Ethiopia's Strategic Gambit for Maritime Access

Oct 21 , 2023
By Matiwos Ensermu (PhD)

In a bold manoeuvre to reimagine its logistical prowess, Africa’s most populous country is unfurling a comprehensive 10-year strategy to revamp its maritime access, enhance internal logistics infrastructures, and streamline trade practices. With an eye on ensuring enhanced external trade, these extensive reforms set the stage for Ethiopia’s ascendancy as Africa’s prime logistical hub.

Spanning a decade beginning in 2018, the Council of Ministers' ambitious plan focuses on six key strategies with a mission to boost Ethiopia’s logistical might. One of the critical components of the strategy is an emphasis on increasing port utilisation. Ethiopia largely relies on seaports from neighbouring states for its international trade operations: Djibouti, Somaliland, Kenya, and Sudan.

However, Djibouti takes the lion’s share, facilitating an overwhelming 95.3pc of import-export activities, with its strategic location being a mere 910Km from Addis Abeba. Yet, Ethiopia’s contemporary leaders do not appear content with this dependency. There is a push for joint seaport development to strengthen their bargaining power in port tariffs and other operational negotiations. This move signals Ethiopia’s determination to ensure its interests related to seaport utilisation.

The National Transport Sector Policy issued in 2020, a directive extracted from the logistics strategy, reiterates Ethiopia’s commitment to expanding inland water transport services, dry ports, and joint development of seaports.

Ethiopia is not only focusing on external ports. It is simultaneously developing its domestic logistics capabilities. The country is making a decisive move with nine dry ports, with the spotlight on the Modjo Dry Port. Located strategically, this Port dominates container service for multimodal transport, boasting a 78pc market share. The Ethiopian Shipping & Logistics Service Enterprise (ESLSE) operates these dry ports, but a transformative plan is in motion. The Port is gearing up to metamorphose into a multi-user facility, embracing private logistics service providers, a move signalling its intent to evolve into the Modjo Green Logistics Hub.

While Djibouti remains central to Ethiopia’s external trade, other ports also play a role. Despite being 937Km east of Addis Abeba, Berbera in Somaliland stands out with its capability to serve ships up to 200m in length. Port Sudan, considerably further away at 1,900Km northwest, offers an optional route for the northwestern corridor.

Then there is Eritrea, a country that holds particular promise. It remains a beacon of opportunity with two ports — Assab and Massawa. The warming of ties between the two countries adds a layer of optimism. Strategic port negotiations with Eritrea could significantly promote Ethiopia’s maritime objectives.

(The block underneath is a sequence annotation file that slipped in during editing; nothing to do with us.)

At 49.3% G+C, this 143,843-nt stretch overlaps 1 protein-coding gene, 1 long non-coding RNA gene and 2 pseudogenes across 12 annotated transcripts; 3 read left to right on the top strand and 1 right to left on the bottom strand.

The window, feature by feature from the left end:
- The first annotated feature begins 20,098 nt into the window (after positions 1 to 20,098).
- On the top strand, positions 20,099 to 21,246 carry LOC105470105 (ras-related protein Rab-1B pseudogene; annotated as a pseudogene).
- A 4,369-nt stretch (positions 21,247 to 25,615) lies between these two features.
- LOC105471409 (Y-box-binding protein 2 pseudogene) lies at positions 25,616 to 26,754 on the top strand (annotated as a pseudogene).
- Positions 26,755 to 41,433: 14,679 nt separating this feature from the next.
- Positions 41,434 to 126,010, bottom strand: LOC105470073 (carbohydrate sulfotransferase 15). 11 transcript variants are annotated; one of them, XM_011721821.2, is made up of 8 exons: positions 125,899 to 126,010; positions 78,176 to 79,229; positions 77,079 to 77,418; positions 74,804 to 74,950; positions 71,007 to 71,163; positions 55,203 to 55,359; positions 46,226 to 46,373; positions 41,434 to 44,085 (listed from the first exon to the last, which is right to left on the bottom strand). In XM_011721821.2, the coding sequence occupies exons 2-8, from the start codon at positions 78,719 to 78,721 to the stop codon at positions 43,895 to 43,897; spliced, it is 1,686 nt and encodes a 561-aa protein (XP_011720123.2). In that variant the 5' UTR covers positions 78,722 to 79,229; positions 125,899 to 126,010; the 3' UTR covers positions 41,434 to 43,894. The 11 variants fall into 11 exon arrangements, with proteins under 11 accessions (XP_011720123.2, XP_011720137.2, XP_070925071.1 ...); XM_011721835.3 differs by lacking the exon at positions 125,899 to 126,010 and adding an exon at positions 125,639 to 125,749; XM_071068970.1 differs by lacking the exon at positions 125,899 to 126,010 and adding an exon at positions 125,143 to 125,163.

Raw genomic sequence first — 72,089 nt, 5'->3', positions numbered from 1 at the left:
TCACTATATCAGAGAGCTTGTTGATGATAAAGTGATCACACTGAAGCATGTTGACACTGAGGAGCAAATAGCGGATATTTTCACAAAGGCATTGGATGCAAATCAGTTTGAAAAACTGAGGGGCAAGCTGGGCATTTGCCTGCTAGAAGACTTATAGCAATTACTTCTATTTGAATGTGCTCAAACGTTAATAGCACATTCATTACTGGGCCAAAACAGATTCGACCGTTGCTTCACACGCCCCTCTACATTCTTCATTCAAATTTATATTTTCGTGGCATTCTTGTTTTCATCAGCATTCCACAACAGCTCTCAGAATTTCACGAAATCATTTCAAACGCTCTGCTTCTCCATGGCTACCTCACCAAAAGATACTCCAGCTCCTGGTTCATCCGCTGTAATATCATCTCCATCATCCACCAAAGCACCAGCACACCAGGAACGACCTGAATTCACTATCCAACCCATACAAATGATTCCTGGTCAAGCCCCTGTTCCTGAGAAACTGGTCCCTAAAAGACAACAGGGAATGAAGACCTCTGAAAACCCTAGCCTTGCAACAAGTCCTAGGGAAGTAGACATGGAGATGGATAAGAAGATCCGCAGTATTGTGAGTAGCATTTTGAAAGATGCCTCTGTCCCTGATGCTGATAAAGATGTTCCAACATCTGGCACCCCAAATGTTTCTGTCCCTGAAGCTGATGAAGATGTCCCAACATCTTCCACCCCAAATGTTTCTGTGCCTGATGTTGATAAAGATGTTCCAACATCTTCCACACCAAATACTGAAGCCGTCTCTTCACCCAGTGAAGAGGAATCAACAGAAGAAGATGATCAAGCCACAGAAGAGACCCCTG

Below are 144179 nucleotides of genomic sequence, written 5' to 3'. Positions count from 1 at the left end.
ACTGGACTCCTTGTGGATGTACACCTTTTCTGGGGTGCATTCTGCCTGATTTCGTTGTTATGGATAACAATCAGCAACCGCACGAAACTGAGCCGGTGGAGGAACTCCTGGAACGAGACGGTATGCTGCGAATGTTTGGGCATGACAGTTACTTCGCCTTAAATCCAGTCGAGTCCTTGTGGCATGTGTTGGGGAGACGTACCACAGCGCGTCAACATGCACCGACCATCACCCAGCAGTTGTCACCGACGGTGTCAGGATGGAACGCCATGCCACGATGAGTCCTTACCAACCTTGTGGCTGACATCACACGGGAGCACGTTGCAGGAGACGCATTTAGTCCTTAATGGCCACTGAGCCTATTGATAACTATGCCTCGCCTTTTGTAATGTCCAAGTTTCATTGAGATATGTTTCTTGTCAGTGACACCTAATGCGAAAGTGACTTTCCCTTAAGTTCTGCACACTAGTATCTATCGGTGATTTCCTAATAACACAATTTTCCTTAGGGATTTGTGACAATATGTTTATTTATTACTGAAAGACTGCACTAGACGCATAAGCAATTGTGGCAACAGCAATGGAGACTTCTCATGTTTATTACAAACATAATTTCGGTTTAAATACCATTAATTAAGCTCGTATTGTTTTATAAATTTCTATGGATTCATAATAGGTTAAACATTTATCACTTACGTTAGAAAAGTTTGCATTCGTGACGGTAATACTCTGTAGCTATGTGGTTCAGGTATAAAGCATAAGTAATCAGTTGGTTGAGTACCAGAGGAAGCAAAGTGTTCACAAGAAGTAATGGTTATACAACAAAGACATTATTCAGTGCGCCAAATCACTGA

The global community would do well to note that the Barcelona (1921), New York (1965), and the UNCLOS-III (1982) conventions arm landlocked countries like Ethiopia with the right to access the sea. This sets the stage for Ethiopia’s leaders to negotiate sea access rights, and potentially, co-ownership of Assab and Massawa.

The world offers ample evidence of similar partnerships. Take the case of Jordan and Saudi Arabia. In 1965, Saudi Arabia recognised the Port as Jordan’s and granted it additional frontage on the Gulf of Aqabah. Or Bolivia, which, after 126 years of being landlocked, was offered a piece of Peru’s coastline. Such precedents underscore Ethiopia’s logic and rationale.

Three distinct options emerge from Ethiopia’s strategic playbook about Eritrea: Negotiate with Eritrea to own a substantial part of ports in Asab and Massawa; secure a lease, preferably spanning no less than 99 years, on significant land assets at these ports; or embark on a partnership journey to co-invest in the development of these ports.

The winds of change are not blowing just in Ethiopia. The recent African Continental Free Trade Agreement (AFCFTA) brings with it the promise of enhanced cooperation across the continent. It nudges countries to focus on regional integration, particularly in infrastructural development. Yet, it is essential to remember that Djibouti retains its crown as Ethiopia's go-to transit port with its well-developed port infrastructure and joint railway investment with Ethiopia.

Ethiopia’s leaders appear to be on a mission. Their ambitious logistics strategy underscores an intent to reshape the logistical landscape. They can position Ethiopia as a formidable player in Africa’s logistical future through domestic and international strategic partnerships and a keen eye on global precedents.

PUBLISHED ON Oct 21,2023 [ VOL 24 , NO 1225]

 Matiwos Ensermu (PhD), ( an associate professor of logistics and supply chain management at the Addis Abeba University.

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